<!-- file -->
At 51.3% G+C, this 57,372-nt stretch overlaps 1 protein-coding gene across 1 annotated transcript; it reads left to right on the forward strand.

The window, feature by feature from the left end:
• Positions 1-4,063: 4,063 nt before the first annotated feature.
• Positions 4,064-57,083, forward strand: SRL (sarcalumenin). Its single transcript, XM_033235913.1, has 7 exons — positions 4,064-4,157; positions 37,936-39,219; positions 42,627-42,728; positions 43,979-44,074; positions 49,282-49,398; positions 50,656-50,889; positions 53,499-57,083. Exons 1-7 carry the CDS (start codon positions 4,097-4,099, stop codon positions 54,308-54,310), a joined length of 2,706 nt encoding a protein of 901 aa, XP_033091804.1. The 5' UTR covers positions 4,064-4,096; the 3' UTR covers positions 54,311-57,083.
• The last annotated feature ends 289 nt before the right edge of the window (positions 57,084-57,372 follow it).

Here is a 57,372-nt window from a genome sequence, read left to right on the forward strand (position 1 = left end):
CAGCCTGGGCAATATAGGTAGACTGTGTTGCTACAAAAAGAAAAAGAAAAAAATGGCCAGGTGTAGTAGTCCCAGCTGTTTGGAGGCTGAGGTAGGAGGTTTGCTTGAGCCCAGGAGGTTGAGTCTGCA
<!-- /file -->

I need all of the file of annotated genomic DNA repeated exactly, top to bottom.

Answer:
At 51.3% G+C, this 57,372-nt stretch overlaps 1 protein-coding gene across 1 annotated transcript; it reads left to right on the forward strand.

The window, feature by feature from the left end:
• Positions 1-4,063: 4,063 nt before the first annotated feature.
• Positions 4,064-57,083, forward strand: SRL (sarcalumenin). Its single transcript, XM_033235913.1, has 7 exons — positions 4,064-4,157; positions 37,936-39,219; positions 42,627-42,728; positions 43,979-44,074; positions 49,282-49,398; positions 50,656-50,889; positions 53,499-57,083. Exons 1-7 carry the CDS (start codon positions 4,097-4,099, stop codon positions 54,308-54,310), a joined length of 2,706 nt encoding a protein of 901 aa, XP_033091804.1. The 5' UTR covers positions 4,064-4,096; the 3' UTR covers positions 54,311-57,083.
• The last annotated feature ends 289 nt before the right edge of the window (positions 57,084-57,372 follow it).

Here is a 57,372-nt window from a genome sequence, read left to right on the forward strand (position 1 = left end):
CAGCCTGGGCAATATAGGTAGACTGTGTTGCTACAAAAAGAAAAAGAAAAAAATGGCCAGGTGTAGTAGTCCCAGCTGTTTGGAGGCTGAGGTAGGAGGTTTGCTTGAGCCCAGGAGGTTGAGTCTGCA